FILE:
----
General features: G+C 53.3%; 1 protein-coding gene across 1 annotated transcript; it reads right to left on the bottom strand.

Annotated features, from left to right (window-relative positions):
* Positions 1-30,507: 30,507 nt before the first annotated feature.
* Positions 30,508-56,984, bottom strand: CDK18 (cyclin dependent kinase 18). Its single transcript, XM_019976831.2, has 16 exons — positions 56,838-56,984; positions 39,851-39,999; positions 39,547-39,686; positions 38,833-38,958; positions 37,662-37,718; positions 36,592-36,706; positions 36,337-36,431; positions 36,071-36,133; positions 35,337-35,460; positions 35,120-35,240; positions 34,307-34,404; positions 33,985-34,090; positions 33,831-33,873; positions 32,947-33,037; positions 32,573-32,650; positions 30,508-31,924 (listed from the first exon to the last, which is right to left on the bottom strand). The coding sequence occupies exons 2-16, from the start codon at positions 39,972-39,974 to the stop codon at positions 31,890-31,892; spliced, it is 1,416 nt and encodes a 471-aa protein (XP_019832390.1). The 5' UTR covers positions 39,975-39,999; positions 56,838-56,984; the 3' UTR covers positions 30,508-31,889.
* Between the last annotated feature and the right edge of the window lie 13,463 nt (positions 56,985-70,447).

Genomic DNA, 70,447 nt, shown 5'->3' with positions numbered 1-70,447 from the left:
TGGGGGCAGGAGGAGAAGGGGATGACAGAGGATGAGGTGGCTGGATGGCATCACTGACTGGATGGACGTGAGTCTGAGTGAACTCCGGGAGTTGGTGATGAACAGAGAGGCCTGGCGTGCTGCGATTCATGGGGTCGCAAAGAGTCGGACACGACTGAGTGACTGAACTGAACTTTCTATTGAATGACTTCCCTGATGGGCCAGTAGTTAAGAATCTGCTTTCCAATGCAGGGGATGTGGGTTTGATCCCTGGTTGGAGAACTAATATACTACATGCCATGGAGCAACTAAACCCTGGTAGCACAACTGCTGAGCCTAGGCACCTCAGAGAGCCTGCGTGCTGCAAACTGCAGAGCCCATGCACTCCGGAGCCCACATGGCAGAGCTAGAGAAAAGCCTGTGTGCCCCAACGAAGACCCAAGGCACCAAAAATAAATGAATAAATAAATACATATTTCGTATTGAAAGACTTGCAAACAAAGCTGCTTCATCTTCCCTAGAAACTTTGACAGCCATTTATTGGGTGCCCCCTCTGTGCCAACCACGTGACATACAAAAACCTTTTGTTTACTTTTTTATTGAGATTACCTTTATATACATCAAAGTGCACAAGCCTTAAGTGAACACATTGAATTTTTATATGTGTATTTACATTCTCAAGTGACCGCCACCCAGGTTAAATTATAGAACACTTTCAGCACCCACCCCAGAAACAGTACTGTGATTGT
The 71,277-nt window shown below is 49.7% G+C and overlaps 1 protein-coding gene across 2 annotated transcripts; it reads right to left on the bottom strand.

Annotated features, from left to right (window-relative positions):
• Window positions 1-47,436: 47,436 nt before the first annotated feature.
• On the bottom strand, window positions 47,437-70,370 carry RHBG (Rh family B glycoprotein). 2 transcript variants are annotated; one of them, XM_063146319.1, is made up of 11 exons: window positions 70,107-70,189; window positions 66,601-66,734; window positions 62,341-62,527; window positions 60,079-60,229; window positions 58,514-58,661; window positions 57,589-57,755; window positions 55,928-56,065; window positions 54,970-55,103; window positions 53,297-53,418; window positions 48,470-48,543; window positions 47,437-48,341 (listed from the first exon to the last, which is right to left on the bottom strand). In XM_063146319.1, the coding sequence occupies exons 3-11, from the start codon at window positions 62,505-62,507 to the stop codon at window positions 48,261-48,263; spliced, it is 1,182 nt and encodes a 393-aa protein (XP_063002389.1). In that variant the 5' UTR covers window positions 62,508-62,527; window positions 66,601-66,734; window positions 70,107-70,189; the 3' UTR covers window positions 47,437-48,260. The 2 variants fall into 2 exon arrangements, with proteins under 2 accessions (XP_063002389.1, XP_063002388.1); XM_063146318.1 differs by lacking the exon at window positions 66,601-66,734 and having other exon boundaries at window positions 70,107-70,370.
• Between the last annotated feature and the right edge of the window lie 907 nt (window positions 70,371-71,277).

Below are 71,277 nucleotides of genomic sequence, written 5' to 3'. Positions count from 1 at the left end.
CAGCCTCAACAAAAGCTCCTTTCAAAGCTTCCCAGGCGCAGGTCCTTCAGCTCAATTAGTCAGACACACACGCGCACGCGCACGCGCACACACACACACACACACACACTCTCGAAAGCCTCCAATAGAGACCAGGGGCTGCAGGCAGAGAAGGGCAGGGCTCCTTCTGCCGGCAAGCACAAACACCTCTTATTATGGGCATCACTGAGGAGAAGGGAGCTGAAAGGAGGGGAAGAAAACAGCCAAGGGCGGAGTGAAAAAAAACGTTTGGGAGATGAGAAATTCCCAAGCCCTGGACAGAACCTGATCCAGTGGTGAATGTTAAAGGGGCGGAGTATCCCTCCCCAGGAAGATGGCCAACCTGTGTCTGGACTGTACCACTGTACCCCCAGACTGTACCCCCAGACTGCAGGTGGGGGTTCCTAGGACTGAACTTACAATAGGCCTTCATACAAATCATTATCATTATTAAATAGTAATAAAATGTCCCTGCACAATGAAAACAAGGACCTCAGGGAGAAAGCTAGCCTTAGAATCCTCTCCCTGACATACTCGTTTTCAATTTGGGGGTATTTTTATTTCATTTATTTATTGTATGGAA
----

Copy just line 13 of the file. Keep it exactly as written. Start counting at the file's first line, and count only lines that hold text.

Below are 71,277 nucleotides of genomic sequence, written 5' to 3'. Positions count from 1 at the left end.